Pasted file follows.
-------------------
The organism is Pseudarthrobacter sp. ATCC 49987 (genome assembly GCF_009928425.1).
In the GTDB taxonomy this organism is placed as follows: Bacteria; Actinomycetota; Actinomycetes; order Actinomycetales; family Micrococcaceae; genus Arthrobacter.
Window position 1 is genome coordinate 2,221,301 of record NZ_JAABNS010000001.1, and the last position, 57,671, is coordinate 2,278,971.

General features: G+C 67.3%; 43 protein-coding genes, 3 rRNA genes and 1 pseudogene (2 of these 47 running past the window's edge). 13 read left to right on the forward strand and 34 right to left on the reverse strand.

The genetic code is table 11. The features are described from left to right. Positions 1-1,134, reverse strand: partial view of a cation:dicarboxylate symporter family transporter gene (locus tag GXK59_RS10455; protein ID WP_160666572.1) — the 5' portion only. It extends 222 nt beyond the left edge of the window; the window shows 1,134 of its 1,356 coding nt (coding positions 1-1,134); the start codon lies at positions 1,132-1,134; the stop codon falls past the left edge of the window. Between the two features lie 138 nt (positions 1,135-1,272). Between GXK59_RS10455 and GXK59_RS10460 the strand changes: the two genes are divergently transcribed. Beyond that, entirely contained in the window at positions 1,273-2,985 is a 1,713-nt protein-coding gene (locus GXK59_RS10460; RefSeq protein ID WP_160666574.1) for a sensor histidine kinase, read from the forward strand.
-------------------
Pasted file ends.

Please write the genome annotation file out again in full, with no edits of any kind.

The organism is Pseudarthrobacter sp. ATCC 49987 (genome assembly GCF_009928425.1).
In the GTDB taxonomy this organism is placed as follows: Bacteria; Actinomycetota; Actinomycetes; order Actinomycetales; family Micrococcaceae; genus Arthrobacter.
Window position 1 is genome coordinate 2,221,301 of record NZ_JAABNS010000001.1, and the last position, 57,671, is coordinate 2,278,971.

General features: G+C 67.3%; 43 protein-coding genes, 3 rRNA genes and 1 pseudogene (2 of these 47 running past the window's edge). 13 read left to right on the forward strand and 34 right to left on the reverse strand.

The genetic code is table 11. The features are described from left to right. Positions 1-1,134, reverse strand: partial view of a cation:dicarboxylate symporter family transporter gene (locus tag GXK59_RS10455; protein ID WP_160666572.1) — the 5' portion only. It extends 222 nt beyond the left edge of the window; the window shows 1,134 of its 1,356 coding nt (coding positions 1-1,134); the start codon lies at positions 1,132-1,134; the stop codon falls past the left edge of the window. Between the two features lie 138 nt (positions 1,135-1,272). Between GXK59_RS10455 and GXK59_RS10460 the strand changes: the two genes are divergently transcribed. Beyond that, entirely contained in the window at positions 1,273-2,985 is a 1,713-nt protein-coding gene (locus GXK59_RS10460; RefSeq protein ID WP_160666574.1) for a sensor histidine kinase, read from the forward strand.